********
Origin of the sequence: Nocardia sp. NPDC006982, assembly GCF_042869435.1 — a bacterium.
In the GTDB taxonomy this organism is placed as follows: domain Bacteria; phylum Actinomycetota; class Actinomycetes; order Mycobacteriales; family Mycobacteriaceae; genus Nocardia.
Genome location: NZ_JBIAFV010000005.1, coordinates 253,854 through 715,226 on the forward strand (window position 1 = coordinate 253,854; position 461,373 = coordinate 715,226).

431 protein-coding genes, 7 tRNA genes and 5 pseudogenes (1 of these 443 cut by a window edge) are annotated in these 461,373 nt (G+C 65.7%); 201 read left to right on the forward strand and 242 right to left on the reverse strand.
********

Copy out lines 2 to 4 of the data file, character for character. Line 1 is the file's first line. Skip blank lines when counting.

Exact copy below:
In the GTDB taxonomy this organism is placed as follows: domain Bacteria; phylum Actinomycetota; class Actinomycetes; order Mycobacteriales; family Mycobacteriaceae; genus Nocardia.
Genome location: NZ_JBIAFV010000005.1, coordinates 253,854 through 715,226 on the forward strand (window position 1 = coordinate 253,854; position 461,373 = coordinate 715,226).

431 protein-coding genes, 7 tRNA genes and 5 pseudogenes (1 of these 443 cut by a window edge) are annotated in these 461,373 nt (G+C 65.7%); 201 read left to right on the forward strand and 242 right to left on the reverse strand.